£5m Recycling Incentive Fund For Councils That Collect Waste Weekly

A Department for Communities and Local Government (DCLG) fund of £5m has been made available to incentivise householders to recycle more, local government secretary, Eric Pickles, has announced. The fund, however, is only available to councils that collect general refuse weekly.

In his latest attempt to persuade councils to reinstate weekly bin collections, communities secretary Eric Pickles has made £5m available for councils that a offer weekly refuse collections, aimed at incentivising householders to recycle more.

At a time when half of councils collect refuse fortnightly, and more and more are considering moving further away to three or even four weekly collections of refuse, Eric Pickles has said that people should be “rewarded” for recycling more.

But only if their council offers a weekly refuse collection.

Pickles highlighted a series of successful pilot schemes where councils weigh household recycling and reward them with vouchers worth up to £135 a year.

“Councils with fortnightly collections will not receive government funding and are short-changing their residents with an inferior service”

He said: “It is a myth that fortnightly bin collections or unfair bin fines are needed to increase recycling. Rewards for recycling show how working with families can deliver environmental benefits without the draconian approach of punishing people and leaving out smelly rubbish.

“This Government is protecting the local environment by supporting recycling, as well as championing weekly collections which protect local amenity and public health. Councils with fortnightly collections will not receive government funding and are short-changing their residents with an inferior service.”

Pickles recently said that one option being considered by the Conservatives is the introduction of a minimum service standard, which would reinstate the previous legal requirement for councils to collect rubbish weekly.

Fortnightly Collections

Despite a range environmental groups stating that fortnightly collections produce more recycling, Pickles has fought hard in his efforts to persuade councils to revert to weekly collections.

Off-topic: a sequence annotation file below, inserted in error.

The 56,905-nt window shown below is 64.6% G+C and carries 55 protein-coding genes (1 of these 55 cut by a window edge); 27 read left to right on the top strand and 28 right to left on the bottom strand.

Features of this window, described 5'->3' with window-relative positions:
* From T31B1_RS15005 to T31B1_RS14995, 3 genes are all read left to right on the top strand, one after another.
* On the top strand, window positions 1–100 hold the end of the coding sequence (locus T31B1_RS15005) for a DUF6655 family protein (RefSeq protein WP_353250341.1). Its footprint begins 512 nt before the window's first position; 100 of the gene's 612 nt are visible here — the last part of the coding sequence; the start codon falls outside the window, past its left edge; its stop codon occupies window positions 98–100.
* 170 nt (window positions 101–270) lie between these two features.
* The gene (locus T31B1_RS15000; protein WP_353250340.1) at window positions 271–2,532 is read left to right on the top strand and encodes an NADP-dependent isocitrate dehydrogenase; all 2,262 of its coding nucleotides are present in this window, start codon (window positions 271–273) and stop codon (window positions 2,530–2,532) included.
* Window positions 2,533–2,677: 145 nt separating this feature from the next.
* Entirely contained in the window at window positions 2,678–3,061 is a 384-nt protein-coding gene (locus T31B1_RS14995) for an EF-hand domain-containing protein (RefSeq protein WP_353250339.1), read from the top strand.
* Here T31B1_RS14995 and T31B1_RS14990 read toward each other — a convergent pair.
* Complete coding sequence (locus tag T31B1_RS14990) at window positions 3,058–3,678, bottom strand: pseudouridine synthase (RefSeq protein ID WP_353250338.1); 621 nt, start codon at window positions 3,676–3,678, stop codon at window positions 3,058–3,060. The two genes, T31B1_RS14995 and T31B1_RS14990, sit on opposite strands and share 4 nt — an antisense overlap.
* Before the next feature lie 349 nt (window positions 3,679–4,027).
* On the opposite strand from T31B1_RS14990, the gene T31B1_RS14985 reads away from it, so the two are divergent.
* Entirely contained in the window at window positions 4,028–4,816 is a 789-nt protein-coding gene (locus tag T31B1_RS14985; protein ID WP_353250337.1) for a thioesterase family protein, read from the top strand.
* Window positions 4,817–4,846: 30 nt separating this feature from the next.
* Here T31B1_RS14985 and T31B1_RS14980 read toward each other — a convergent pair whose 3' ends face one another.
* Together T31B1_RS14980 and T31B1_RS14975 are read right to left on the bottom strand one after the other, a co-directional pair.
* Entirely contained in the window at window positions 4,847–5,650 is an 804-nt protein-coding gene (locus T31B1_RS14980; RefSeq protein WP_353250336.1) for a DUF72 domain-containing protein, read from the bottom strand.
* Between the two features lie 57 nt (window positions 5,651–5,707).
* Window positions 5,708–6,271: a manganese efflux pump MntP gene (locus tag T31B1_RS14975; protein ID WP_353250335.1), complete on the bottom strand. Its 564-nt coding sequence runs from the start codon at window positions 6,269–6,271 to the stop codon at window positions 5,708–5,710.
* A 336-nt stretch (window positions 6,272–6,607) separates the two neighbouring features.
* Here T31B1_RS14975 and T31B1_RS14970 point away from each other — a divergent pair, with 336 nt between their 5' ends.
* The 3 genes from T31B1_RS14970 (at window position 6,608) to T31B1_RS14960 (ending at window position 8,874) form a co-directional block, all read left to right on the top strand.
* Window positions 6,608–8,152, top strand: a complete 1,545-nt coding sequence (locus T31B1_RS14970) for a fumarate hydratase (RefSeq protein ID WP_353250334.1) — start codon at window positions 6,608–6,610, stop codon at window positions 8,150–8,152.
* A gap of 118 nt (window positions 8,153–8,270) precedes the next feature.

Among his efforts to “bring back” the weekly waste collection, Pickles implemented funding from the DCLG that councils could use to upgrade their waste services – including a return to weekly collections.

In August last year Pickles issued guidance for councils to tackle “the daily obstacle course” of wheelie bins and recycling boxes” in streets.

More recently Pickles and his team at the DCLG published the so-called “Bin Bible”, which was aimed at destroying “the lazy left-wing myth that fortnightly bin collections are needed to save money or increase recycling”.

Eric Pickles will be making a keynote speech at this year’s RWM with CIWM. Register here

CIWM Says

“Any additional money to support local government waste collection services is welcome,” said CIWM CEO, Steve Lee, “particularly at a time when budgets are tight and England’s recycling rate is showing signs of stalling.

“We do need to explore the best ways to reinforce people’s enthusiasm for recycling and incentive schemes clearly have a role to play. However, recent research suggests that the impact can be difficult to measure and potentially limited and that the introduction and running of these schemes can involve additional costs for councils that may not be offset by increased recycling.

“This fund could certainly help with the upfront investment needed, but councils also have to consider the year-on-year operational costs of incentives schemes and decide if this is the right move for their local circumstances.

“More importantly, government money should not be used to force councils into changing the frequency of their residual waste collection services. Those that need to operate weekly residual collections to meet particular local circumstances, for example high density urban areas, do so and they will rightly welcome additional support to incentivise recycling.

“However, most of England’s top performing councils have been running alternate week collections for a number of years with good resident satisfaction ratings and significant improvements in recycling and landfill diversion.

“Publicly vilifying these councils and jeopardising the householder participation and recycling rates they have achieved is inappropriate, especially when viewed against the backdrop of ongoing local government budget cuts and growing concern that the UK may fail to meet the EU 50 percent recycling target in 2020.”


 

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